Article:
Leibniz notation for vector fields
Consider a vector field , such as
Oftentimes will be expressed in the following Leibnizian notation
which is extremely strange the first time one encounters it. After all, why not just write
where , ? What do partial derivatives have to do with anything? (That was the question I asked.)
However, if viewed in the right way, it is not so strange. For if a vector field is given, then one natural thing that can be done with it is to differentiate a scalar-valued function in the direction of . In functional notation, this would be
where is a point, is gives the particular vector in the vector field at the point , and denotes the directional derivative of at with respect to the direction .
For our example, (where ) equals
The Leibniz notation on manifolds
But there is more. We can consider a more general situation, where is a vector field on a manifold. In this case, because the tangent space to a manifold varies with each point , we cannot fix certain basis vectors to describe our vector field anymore. Loosely speaking, the basis vectors now have to vary smoothly.
This makes total sense, because one of the favorite ways to define tangent vectors on abstract manifolds is to identify them with directional derivatives. The basis (which varies smoothly with ) then becomes the replacement for the fixed basis in Euclidean space. Note that this is consistent with the calculus notation for the partial derivative of with respect to the variable, because partial derivatives are merely directional derivatives with respect to the direction .
We have used the Einstein summation convention above to emphasize the mnemonic cancelling of fractions.
The quantity is the directional derivative in the direction of the th coordinate function, mapping a point on the manifold to the coordinate . Notice the subtle subtle change of viewpoint here: we are not considering as mere “variables”, but as functions of the point .
Formula (1), which is a linear combination of vectors in a tangent space, of course looks like the chain rule learned in elementary multivariate calculus, but it is much more than that: we are saying that the formula holds for general curvilinear coordinate systems on manifolds! This is definitely one of the virtues of the Leibnizian notation — making advanced concepts look simple.
As a simple example to get used to this notation, consider the function defined by . The Euclidean space can also be thought of as a manifold, and suppose we use a spherical coordinate system on it.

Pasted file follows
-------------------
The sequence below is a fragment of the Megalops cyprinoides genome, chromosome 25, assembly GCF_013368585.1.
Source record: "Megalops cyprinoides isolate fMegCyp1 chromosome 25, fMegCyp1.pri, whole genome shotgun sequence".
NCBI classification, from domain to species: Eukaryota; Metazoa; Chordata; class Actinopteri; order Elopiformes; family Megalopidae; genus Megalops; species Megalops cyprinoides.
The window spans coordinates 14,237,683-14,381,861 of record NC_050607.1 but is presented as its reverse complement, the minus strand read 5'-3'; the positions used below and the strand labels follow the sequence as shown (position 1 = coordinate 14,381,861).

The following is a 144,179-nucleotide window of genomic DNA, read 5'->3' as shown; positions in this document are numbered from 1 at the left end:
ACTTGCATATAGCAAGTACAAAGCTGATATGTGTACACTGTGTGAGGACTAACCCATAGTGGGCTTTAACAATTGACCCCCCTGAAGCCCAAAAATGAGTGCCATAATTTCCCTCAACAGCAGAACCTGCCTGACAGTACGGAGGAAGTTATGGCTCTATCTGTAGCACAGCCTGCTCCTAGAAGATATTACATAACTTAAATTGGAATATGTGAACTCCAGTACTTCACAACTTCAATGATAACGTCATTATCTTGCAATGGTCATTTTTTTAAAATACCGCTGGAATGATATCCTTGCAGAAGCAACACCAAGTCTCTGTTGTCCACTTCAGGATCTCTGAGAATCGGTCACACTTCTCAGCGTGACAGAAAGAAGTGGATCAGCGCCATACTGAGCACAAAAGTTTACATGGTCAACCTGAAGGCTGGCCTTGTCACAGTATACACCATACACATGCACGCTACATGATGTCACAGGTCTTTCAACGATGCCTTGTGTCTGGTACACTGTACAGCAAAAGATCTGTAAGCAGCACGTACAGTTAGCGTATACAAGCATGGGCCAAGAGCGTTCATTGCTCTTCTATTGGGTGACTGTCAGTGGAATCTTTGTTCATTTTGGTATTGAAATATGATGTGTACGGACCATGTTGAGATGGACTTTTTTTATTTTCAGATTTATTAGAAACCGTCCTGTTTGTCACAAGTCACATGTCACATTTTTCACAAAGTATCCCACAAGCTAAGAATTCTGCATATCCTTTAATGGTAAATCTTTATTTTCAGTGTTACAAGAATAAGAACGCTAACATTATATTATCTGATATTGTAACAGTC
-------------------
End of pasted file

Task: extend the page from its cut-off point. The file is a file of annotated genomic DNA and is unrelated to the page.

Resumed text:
Let us compute . If is “viewed as a function of ”, then , so we certainly hope that with our definition of directional derivatives. This easily follows from the formula for differential forms on manifolds:
But let us see this by calculating from (1) too. We have
and substituting in (1),
Needless to say, this calculation can be done with the usual functional notation, but it will be somewhat clumsy. We have to say: let be the spherical coordinate chart; and then would be the quantity . That is not to say Leibnizian notation has no disadvantages. For example, one of the typical objections to the Leibnizian formula
is that the function means something different on the two sides of the equation. However, formula (1) partly escapes this objection: we can consider to be a function on a manifold, ignoring the vector space structure of . Cartesian coordinates simply become another coordinate chart. Spherical coordinates constitute another. Then (i.e. the directional derivative applied to ) is a natural quantity to consider, rather than “the derivative of ’ with respect to the first variable” (which is what the functional notation says).
Physicists seem to grasp the Leibnizian formalism very readily, and it is a shame that many calculus textbooks do not fully explain the logic behind the formalism — probably because it looks to be unrigorous — but the point we are trying to drive here is that when differentials are suitably interpreted, they are rigorous.
The dual to the tangent vectors
There is a subtle ambiguity in the Leibniz notation that we should also discuss here. Suppose we are on a two-dimensional manifold with coordinates and . The notation is ambiguous, because it implicitly depends on the coordinate as well. What we really mean when we refer to is a displacement where changes at a uniform rate of 1, and where does not change at all.